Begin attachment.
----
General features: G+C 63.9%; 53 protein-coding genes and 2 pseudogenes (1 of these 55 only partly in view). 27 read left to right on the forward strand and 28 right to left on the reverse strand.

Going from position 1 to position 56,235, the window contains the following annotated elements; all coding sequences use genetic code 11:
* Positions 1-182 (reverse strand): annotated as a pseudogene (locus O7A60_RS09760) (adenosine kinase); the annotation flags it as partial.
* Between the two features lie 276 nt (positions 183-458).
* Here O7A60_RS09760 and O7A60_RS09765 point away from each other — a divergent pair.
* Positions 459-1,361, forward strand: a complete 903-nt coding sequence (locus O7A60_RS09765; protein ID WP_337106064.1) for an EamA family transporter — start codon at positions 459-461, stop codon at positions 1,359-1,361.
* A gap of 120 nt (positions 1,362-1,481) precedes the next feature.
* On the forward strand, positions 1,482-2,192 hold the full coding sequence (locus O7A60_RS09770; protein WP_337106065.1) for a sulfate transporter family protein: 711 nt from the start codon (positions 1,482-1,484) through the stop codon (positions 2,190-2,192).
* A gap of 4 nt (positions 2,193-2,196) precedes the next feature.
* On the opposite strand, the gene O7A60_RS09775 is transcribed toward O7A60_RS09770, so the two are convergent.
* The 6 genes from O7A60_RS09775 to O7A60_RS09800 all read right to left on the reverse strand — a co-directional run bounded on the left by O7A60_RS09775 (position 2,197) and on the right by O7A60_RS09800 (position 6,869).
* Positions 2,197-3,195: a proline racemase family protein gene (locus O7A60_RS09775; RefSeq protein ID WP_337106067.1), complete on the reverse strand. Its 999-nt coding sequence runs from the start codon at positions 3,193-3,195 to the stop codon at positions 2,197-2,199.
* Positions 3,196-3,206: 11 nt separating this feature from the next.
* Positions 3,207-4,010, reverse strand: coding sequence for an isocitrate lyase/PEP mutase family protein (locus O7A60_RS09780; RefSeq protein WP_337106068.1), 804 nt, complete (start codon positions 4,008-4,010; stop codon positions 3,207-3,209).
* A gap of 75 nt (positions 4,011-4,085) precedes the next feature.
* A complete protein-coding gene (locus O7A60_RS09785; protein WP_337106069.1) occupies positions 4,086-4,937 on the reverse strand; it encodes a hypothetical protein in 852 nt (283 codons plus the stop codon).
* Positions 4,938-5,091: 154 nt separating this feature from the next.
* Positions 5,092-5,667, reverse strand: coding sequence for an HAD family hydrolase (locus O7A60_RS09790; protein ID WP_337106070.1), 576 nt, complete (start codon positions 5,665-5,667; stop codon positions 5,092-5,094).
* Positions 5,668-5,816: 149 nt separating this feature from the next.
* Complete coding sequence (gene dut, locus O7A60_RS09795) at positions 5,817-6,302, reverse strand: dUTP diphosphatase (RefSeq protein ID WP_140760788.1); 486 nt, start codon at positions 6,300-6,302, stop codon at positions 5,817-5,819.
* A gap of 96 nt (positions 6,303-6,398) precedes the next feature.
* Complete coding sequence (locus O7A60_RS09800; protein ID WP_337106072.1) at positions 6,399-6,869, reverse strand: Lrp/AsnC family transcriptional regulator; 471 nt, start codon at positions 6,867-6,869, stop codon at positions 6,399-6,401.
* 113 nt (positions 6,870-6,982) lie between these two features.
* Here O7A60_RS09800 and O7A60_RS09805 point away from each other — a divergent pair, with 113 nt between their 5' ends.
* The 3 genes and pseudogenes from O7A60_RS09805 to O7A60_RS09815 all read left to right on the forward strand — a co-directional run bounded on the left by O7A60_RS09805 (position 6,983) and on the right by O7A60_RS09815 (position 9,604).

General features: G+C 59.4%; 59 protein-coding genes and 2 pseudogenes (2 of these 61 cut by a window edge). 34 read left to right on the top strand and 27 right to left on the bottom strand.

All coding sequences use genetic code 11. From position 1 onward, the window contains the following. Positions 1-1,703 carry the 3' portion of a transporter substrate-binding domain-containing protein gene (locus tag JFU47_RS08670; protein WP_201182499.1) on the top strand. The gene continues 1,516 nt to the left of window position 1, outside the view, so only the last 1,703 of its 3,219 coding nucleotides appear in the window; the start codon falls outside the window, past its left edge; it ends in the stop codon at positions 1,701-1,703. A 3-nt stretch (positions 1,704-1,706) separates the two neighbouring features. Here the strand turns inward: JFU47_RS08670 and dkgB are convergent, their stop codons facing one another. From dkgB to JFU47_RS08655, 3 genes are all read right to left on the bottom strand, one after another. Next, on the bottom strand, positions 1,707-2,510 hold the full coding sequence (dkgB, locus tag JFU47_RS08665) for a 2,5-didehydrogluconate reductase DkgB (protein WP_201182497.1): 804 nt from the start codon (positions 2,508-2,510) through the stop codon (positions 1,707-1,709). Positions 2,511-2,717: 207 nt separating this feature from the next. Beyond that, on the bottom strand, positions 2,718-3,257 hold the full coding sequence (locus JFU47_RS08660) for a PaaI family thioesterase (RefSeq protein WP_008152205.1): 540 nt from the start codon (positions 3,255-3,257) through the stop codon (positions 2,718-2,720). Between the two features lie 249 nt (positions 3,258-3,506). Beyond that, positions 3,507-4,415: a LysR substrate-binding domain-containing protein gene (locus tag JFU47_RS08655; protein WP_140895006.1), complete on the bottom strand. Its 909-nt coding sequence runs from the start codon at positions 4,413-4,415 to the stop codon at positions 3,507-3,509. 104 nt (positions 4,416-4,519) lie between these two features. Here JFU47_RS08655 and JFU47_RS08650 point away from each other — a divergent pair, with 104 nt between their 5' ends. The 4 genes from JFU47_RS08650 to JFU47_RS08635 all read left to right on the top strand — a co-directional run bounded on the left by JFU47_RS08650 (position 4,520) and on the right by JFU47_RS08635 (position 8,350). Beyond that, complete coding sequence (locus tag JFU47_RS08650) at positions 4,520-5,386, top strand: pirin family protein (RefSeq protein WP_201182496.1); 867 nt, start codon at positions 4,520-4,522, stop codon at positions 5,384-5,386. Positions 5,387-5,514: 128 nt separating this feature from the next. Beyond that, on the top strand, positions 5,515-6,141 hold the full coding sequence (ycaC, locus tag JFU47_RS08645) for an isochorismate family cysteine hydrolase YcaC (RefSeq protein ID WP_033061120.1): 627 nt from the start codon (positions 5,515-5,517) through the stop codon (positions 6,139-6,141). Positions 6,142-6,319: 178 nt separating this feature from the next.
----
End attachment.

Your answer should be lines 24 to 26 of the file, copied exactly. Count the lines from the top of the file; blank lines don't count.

* Here O7A60_RS09800 and O7A60_RS09805 point away from each other — a divergent pair, with 113 nt between their 5' ends.
* The 3 genes and pseudogenes from O7A60_RS09805 to O7A60_RS09815 all read left to right on the forward strand — a co-directional run bounded on the left by O7A60_RS09805 (position 6,983) and on the right by O7A60_RS09815 (position 9,604).

General features: G+C 59.4%; 59 protein-coding genes and 2 pseudogenes (2 of these 61 cut by a window edge). 34 read left to right on the top strand and 27 right to left on the bottom strand.